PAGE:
It’s Day 2 of the 30 Days of Summer experiment! If you’re just joining, here are some previous posts (skip if you’ve read them):
What is 30 days of summer?
There’s a lot of literature on the topic of help-seeking and what makes it hard, but I wish we did more to encourage it. For example, consider a startup. It typically attracts people who’ve been successful in things they’ve done before, and pride themselves on being right and figuring it out by themselves. And we spend our time trying to maintain good documentation that people can independently reference when they need to. I’m not arguing against documentation. I think documentation is great. But things change too quickly in a startup for documentation to be the only strategy. Why don’t we recognize help-seeking more as an effective strategy for knowledge-sharing?
I realize this all sounds abstract, and you’re probably thinking: we do do this, we just call it mentorship. I agree that’s a part of it, but I think we don’t do it nearly well-enough, and the moment I realized this saliently was when I joined the startup I currently work at. The codebase had pretty much no documentation or technical design docs, which would typically be stressful and disempowering for a new person. But I had a fantastic mentor. Whenever I messaged him a question, I would get an answer right away. We could jump on a call whenever I wanted. I received code reviews in an hour of submission. This was all very different from my experience working with other people in industry. How did he do it? I think it was small comments like “Oh ya, this bit is super hard” or “That’s a great question”, and that he prioritized helping me whenever he received a Slack notification, at the cost of his own deep work and state of flow. An organization can also go further and establish processes for reflection on one’s help-seeking and help-giving. For example, at a research lab I was a part of in university, I had to fill out a Google Form answering the question “Who can help me with what I’m currently working on” every week. What’s great is that, as an externality of celebrating help-seeking, you end up with a culture that’s accepting and inclusive, and super fun to work in.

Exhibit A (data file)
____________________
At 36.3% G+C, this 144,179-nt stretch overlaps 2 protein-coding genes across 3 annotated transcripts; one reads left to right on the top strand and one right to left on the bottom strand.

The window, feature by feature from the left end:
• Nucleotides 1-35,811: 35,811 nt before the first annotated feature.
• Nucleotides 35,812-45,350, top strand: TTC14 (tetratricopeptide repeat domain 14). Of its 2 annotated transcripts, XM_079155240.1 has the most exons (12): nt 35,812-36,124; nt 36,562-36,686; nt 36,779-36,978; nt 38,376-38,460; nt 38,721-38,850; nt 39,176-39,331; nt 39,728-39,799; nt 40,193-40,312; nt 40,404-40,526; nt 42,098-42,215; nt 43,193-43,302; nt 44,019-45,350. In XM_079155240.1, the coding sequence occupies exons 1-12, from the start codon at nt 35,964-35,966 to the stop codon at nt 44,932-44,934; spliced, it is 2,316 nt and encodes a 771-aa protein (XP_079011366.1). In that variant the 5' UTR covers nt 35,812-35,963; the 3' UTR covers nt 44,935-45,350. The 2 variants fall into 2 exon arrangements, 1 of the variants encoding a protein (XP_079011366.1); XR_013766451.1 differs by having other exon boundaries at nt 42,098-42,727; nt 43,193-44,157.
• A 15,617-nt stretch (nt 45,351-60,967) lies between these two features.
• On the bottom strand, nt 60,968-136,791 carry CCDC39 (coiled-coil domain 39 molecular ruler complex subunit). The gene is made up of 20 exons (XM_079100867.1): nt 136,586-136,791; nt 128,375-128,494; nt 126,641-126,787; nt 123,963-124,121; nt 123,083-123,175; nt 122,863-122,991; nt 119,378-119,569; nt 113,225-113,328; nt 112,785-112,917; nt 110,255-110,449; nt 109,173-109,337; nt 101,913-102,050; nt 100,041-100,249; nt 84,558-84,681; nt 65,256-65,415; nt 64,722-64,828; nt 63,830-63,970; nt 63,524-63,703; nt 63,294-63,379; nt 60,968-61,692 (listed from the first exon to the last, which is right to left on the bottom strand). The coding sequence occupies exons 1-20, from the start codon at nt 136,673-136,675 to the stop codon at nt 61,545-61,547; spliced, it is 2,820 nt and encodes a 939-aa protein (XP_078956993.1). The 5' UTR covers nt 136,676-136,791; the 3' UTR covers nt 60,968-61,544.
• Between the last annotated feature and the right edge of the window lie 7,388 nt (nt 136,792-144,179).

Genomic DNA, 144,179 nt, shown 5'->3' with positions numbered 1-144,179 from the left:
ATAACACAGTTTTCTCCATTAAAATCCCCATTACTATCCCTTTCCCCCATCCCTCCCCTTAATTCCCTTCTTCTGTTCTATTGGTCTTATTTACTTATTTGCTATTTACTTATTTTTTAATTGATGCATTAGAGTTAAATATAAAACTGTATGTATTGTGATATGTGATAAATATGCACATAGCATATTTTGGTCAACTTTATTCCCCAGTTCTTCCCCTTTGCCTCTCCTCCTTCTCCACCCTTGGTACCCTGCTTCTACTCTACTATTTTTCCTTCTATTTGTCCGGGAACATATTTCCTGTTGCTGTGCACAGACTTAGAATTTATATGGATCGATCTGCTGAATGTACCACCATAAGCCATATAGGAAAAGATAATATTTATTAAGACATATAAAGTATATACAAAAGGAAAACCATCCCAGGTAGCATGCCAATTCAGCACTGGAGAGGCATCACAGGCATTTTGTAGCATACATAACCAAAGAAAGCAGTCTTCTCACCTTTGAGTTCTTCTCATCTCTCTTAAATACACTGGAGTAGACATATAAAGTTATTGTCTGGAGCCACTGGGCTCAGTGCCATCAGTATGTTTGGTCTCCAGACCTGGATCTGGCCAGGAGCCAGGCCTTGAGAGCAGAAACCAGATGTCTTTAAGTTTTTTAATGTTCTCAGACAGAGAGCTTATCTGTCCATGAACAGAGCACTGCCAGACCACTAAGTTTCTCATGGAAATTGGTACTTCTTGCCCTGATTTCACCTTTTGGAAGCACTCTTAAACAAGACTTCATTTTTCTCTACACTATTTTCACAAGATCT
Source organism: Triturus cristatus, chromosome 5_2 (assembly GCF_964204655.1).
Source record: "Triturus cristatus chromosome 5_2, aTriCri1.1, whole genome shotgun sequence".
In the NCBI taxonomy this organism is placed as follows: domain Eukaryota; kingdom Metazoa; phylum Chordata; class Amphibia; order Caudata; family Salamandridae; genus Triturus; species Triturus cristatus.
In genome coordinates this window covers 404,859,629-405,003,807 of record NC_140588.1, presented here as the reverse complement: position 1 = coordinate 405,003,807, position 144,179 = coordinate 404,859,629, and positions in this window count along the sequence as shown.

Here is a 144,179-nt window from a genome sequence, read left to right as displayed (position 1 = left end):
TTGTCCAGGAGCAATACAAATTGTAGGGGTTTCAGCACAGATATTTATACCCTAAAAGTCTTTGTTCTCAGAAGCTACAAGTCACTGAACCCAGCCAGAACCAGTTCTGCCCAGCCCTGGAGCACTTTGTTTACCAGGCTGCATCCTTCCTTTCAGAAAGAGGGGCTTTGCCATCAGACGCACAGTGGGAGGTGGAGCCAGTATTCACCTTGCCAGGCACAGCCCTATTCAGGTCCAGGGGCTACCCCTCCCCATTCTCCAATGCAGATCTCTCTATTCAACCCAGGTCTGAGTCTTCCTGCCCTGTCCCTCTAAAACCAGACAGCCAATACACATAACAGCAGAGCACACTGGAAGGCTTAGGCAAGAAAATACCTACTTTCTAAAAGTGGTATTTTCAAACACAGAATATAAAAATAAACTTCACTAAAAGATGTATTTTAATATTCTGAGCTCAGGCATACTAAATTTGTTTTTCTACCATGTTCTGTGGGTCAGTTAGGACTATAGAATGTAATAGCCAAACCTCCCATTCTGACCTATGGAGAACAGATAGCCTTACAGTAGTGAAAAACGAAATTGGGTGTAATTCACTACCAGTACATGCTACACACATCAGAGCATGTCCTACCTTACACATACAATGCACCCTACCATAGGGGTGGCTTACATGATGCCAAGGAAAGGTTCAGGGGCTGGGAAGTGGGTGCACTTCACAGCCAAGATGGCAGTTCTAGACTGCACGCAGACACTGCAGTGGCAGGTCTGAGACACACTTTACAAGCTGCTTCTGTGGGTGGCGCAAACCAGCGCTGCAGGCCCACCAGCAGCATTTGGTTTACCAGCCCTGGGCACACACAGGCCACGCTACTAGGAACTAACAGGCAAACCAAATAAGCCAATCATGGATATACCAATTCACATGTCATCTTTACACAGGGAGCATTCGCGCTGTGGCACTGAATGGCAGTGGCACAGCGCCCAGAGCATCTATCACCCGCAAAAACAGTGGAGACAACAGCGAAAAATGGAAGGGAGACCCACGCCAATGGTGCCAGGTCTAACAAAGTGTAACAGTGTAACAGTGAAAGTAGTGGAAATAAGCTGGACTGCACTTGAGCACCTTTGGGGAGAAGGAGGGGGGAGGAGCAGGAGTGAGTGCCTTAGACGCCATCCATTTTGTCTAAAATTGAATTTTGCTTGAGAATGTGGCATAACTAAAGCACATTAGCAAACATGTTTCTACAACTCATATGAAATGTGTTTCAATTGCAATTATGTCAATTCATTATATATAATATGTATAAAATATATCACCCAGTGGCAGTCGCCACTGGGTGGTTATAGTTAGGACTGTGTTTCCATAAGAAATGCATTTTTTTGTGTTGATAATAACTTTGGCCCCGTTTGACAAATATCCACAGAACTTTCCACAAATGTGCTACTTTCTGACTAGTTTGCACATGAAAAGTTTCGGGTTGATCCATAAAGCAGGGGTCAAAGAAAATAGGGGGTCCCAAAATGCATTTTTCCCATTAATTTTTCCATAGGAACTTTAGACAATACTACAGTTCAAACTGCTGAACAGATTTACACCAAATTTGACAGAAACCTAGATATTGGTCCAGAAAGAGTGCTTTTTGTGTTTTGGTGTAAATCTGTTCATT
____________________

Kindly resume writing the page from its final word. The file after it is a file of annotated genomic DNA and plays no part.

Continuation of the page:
Twitter Profile, 2016
Twitter Profile, 2022
Today, I plan to continue learning about design. Thanks for reading, and I hope you have an excellent day!